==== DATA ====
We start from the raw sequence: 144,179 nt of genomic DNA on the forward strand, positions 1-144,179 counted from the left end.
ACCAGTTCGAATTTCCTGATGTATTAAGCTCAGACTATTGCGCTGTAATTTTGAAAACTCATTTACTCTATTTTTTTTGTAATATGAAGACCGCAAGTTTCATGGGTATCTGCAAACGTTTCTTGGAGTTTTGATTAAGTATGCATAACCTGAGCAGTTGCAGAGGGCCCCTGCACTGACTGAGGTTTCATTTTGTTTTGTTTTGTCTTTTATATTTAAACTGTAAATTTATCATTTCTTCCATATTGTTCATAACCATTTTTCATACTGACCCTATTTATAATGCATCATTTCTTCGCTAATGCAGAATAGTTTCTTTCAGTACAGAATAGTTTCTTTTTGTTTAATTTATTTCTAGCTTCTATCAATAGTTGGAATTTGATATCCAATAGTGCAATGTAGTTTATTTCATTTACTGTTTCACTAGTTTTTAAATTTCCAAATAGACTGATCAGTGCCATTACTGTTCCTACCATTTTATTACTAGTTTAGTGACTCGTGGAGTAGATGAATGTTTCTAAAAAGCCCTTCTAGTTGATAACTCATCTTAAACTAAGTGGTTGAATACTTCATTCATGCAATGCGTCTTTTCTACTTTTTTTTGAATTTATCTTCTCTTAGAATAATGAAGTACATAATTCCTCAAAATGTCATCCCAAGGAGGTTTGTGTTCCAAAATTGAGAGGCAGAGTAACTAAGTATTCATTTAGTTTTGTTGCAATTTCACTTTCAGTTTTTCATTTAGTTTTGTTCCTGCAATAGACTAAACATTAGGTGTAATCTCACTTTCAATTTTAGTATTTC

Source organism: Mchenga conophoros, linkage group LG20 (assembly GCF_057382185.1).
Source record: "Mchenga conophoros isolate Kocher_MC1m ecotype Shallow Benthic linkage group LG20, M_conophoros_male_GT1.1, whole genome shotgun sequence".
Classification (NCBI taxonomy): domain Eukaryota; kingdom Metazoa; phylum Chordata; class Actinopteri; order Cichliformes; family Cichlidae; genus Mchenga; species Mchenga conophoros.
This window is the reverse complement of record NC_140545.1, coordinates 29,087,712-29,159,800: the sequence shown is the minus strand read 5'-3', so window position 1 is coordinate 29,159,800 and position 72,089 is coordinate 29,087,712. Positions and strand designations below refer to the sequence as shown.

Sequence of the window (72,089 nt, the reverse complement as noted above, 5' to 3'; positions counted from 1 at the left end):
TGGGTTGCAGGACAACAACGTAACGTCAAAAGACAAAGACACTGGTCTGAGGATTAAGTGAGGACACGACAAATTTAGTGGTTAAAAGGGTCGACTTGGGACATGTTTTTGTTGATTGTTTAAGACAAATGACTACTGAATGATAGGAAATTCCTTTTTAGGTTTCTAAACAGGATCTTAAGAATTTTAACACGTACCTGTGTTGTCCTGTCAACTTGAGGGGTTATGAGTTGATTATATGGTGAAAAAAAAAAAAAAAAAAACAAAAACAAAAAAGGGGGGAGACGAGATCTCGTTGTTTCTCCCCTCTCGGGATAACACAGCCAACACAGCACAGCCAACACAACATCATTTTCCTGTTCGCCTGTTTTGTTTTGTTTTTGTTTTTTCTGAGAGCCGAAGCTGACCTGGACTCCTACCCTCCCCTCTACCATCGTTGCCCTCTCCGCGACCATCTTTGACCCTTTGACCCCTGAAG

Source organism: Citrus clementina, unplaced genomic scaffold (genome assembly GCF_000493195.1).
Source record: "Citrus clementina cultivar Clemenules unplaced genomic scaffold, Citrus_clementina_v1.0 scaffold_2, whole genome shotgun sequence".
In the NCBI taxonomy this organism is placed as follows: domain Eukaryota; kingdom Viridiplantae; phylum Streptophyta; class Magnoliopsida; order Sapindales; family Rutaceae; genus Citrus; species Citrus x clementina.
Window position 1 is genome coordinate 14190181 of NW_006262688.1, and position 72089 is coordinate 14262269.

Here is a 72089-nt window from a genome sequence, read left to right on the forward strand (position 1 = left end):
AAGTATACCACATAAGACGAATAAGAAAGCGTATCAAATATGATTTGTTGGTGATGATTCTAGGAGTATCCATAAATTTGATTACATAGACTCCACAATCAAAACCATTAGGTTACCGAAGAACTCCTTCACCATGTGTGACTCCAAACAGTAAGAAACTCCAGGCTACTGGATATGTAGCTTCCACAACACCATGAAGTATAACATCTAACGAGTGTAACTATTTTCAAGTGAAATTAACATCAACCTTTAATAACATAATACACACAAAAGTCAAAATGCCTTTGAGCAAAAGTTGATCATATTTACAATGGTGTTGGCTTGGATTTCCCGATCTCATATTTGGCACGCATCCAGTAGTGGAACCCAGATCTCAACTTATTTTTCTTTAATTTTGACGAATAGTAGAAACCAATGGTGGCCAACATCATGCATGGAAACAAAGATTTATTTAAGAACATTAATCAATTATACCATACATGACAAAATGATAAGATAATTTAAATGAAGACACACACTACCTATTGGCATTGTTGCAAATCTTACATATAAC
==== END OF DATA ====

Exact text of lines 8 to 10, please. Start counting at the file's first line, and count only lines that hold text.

TGGGTTGCAGGACAACAACGTAACGTCAAAAGACAAAGACACTGGTCTGAGGATTAAGTGAGGACACGACAAATTTAGTGGTTAAAAGGGTCGACTTGGGACATGTTTTTGTTGATTGTTTAAGACAAATGACTACTGAATGATAGGAAATTCCTTTTTAGGTTTCTAAACAGGATCTTAAGAATTTTAACACGTACCTGTGTTGTCCTGTCAACTTGAGGGGTTATGAGTTGATTATATGGTGAAAAAAAAAAAAAAAAAAACAAAAACAAAAAAGGGGGGAGACGAGATCTCGTTGTTTCTCCCCTCTCGGGATAACACAGCCAACACAGCACAGCCAACACAACATCATTTTCCTGTTCGCCTGTTTTGTTTTGTTTTTGTTTTTTCTGAGAGCCGAAGCTGACCTGGACTCCTACCCTCCCCTCTACCATCGTTGCCCTCTCCGCGACCATCTTTGACCCTTTGACCCCTGAAG

Source organism: Citrus clementina, unplaced genomic scaffold (genome assembly GCF_000493195.1).
Source record: "Citrus clementina cultivar Clemenules unplaced genomic scaffold, Citrus_clementina_v1.0 scaffold_2, whole genome shotgun sequence".